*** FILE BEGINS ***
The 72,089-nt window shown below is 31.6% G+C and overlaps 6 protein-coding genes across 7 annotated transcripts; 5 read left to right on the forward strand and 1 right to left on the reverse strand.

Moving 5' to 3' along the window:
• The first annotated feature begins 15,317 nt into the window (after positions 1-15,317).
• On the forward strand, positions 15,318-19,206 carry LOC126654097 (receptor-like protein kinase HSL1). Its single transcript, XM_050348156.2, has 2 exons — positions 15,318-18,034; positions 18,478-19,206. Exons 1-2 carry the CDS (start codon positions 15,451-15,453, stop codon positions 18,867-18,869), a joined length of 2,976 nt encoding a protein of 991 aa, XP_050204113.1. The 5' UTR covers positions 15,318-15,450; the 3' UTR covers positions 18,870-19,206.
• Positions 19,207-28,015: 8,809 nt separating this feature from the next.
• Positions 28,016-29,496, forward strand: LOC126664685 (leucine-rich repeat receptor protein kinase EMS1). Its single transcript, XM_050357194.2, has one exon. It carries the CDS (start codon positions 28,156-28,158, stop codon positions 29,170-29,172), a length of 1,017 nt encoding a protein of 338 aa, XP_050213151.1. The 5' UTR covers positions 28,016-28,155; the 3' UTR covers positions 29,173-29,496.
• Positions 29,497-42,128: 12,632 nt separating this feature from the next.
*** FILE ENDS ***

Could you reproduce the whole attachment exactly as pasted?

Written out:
The 72,089-nt window shown below is 31.6% G+C and overlaps 6 protein-coding genes across 7 annotated transcripts; 5 read left to right on the forward strand and 1 right to left on the reverse strand.

Moving 5' to 3' along the window:
• The first annotated feature begins 15,317 nt into the window (after positions 1-15,317).
• On the forward strand, positions 15,318-19,206 carry LOC126654097 (receptor-like protein kinase HSL1). Its single transcript, XM_050348156.2, has 2 exons — positions 15,318-18,034; positions 18,478-19,206. Exons 1-2 carry the CDS (start codon positions 15,451-15,453, stop codon positions 18,867-18,869), a joined length of 2,976 nt encoding a protein of 991 aa, XP_050204113.1. The 5' UTR covers positions 15,318-15,450; the 3' UTR covers positions 18,870-19,206.
• Positions 19,207-28,015: 8,809 nt separating this feature from the next.
• Positions 28,016-29,496, forward strand: LOC126664685 (leucine-rich repeat receptor protein kinase EMS1). Its single transcript, XM_050357194.2, has one exon. It carries the CDS (start codon positions 28,156-28,158, stop codon positions 29,170-29,172), a length of 1,017 nt encoding a protein of 338 aa, XP_050213151.1. The 5' UTR covers positions 28,016-28,155; the 3' UTR covers positions 29,173-29,496.
• Positions 29,497-42,128: 12,632 nt separating this feature from the next.